Eugene R. Holocaust testimony (HVT-1878) interviewed by Dana L. Kline and Sara Moss Herz
- New Haven, Conn. : Fortunoff Video Archive for Holocaust Testimonies, 1992
- Interview Date
- June 12, 1992.
- 3 copies: 3/4 in. master; 3/4 in. dub; and 1/2 in. VHS with time coding.
- Cite As
- Eugene R. Holocaust Testimony (HVT-1878). Fortunoff Video Archive for Holocaust Testimonies, Yale University Library.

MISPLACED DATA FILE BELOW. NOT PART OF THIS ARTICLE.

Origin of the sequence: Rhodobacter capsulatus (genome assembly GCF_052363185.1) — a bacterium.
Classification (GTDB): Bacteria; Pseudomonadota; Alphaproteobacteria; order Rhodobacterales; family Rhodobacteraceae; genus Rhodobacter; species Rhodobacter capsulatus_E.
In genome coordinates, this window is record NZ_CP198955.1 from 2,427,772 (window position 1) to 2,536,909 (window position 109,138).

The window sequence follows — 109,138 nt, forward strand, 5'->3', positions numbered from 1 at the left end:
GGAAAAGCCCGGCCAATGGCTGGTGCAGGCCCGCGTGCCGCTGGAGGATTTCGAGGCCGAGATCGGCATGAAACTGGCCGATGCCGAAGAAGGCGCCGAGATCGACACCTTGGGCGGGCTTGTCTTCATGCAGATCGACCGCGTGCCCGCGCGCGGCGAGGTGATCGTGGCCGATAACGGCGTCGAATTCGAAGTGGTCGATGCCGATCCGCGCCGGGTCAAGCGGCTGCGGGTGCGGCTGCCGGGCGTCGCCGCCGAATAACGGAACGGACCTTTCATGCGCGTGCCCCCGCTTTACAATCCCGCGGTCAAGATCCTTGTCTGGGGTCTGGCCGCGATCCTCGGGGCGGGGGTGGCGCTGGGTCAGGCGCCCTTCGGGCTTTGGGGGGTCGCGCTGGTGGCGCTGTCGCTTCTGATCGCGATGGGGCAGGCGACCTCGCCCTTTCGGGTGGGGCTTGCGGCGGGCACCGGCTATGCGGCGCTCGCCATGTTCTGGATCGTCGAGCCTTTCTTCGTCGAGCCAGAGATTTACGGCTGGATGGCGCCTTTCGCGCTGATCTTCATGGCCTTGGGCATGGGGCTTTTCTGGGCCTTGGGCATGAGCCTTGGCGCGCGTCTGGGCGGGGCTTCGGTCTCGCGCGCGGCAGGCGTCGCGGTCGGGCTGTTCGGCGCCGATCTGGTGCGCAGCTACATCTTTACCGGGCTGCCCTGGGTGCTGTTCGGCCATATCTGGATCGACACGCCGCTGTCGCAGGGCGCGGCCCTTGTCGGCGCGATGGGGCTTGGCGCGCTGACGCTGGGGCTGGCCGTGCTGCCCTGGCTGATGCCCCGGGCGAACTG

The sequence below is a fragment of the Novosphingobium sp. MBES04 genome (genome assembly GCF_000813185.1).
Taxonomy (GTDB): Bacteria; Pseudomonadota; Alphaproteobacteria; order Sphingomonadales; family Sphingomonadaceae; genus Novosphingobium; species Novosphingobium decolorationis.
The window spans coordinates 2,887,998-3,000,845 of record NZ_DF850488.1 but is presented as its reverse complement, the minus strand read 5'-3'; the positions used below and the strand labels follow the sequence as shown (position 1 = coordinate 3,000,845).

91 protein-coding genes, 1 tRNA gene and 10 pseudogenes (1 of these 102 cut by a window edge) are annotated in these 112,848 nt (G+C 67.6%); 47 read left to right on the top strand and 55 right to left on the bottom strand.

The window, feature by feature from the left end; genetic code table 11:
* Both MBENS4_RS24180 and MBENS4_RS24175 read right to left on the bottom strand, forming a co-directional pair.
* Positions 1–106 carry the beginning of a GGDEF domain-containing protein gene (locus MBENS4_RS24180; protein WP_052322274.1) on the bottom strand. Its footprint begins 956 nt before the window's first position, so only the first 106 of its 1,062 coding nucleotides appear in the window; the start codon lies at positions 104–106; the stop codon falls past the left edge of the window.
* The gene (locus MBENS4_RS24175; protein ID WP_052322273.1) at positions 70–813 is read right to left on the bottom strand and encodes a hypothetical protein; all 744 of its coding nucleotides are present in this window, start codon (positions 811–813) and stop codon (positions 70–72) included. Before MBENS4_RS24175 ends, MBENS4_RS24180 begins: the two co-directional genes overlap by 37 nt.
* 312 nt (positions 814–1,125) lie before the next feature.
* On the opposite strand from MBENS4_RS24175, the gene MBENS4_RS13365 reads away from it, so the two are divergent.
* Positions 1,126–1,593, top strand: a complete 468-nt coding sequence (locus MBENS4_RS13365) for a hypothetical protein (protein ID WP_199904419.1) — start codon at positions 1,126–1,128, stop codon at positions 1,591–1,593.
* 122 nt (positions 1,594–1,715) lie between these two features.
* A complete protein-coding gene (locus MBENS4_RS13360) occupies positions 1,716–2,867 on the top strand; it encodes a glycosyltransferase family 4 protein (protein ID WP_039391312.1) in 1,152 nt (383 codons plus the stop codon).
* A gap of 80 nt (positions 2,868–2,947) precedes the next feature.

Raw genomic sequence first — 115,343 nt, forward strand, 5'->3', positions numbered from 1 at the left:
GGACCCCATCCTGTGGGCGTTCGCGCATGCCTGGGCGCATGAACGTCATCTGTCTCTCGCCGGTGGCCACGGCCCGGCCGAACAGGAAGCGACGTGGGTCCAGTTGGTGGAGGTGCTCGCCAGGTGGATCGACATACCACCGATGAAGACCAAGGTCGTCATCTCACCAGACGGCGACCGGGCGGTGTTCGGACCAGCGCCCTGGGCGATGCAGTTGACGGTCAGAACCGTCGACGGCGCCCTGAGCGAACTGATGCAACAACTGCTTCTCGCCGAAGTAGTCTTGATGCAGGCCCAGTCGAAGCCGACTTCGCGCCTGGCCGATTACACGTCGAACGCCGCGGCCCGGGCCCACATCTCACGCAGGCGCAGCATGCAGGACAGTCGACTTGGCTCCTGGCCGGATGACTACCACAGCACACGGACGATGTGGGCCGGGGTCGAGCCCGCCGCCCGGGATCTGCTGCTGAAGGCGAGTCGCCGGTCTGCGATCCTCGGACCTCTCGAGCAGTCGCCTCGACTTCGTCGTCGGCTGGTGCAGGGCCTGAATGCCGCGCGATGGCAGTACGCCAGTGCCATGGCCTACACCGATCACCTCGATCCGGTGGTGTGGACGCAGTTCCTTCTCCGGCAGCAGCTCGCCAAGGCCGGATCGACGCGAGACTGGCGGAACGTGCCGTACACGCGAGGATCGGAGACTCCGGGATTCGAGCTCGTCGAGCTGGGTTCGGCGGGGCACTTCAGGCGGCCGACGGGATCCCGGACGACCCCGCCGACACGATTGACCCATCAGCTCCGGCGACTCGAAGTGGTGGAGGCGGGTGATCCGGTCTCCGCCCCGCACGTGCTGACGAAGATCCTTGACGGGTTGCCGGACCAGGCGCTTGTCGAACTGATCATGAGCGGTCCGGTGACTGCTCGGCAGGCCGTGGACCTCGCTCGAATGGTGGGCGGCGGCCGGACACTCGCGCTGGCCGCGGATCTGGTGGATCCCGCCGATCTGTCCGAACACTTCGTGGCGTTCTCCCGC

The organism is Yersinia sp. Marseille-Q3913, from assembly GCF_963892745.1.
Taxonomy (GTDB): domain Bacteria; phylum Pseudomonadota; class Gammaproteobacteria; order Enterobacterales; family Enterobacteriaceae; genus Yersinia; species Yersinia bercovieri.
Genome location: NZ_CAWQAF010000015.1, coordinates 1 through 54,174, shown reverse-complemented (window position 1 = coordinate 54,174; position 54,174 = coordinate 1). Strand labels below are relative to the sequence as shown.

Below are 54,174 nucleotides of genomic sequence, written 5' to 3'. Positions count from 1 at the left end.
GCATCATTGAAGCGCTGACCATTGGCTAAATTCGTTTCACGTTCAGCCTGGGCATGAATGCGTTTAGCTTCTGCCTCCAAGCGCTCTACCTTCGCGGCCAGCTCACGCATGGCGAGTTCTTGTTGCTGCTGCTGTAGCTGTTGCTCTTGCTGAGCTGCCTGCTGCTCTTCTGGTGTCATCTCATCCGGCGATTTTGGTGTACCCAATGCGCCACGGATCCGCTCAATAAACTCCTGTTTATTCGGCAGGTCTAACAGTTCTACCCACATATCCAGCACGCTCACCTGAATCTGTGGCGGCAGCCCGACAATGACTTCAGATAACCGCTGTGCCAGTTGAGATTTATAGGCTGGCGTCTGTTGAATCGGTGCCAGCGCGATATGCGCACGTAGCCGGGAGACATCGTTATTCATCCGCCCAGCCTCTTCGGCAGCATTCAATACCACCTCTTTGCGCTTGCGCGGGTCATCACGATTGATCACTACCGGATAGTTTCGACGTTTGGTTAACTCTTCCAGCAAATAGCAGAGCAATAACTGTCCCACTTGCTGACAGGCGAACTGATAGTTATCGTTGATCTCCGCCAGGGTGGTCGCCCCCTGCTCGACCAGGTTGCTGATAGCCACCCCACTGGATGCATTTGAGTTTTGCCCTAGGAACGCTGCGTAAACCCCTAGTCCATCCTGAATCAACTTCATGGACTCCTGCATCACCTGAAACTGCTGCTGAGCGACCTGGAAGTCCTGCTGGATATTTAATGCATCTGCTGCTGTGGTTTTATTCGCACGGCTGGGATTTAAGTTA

Videotape testimony of Eugene R., who was born in Abaújszántó, Hungary in 1922. He recalls the second class status of Jews despite a comfortable life; attending Yeshiva in Miskolc and gymnasium in Budapest while learning the leather trade; his brothers' compulsory service in labor battalions (they did not survive); German invasion; and forced labor outside Budapest in 1944. Mr. R. recounts chaos following Hungary's attempt to withdraw from the war; efforts by a battalion officer to prevent their deportation in late 1944; transport to Fertőrakos; digging trenches and bunkers; horrendous conditions; transfer to Balf; meeting his two other brothers after their return from the Russian front; a landlady protecting Mr. R. and a brother from a soldier's abuse; transfer by train and on foot to Vienna, Mauthausen, Wels and Gunskirchen; and liberation on May 4th just before Germans destroyed the camp. He describes transfer with his brothers to the Soviet occupied zone; escaping to Budapest, then Miskolc; reunion with his sister; learning their parents had been killed; escape to Vienna in January 1948; and emigration to the United States in 1950. Mr. R. reflects on similarities between the Passover Haggadah and testimonies about the Holocaust.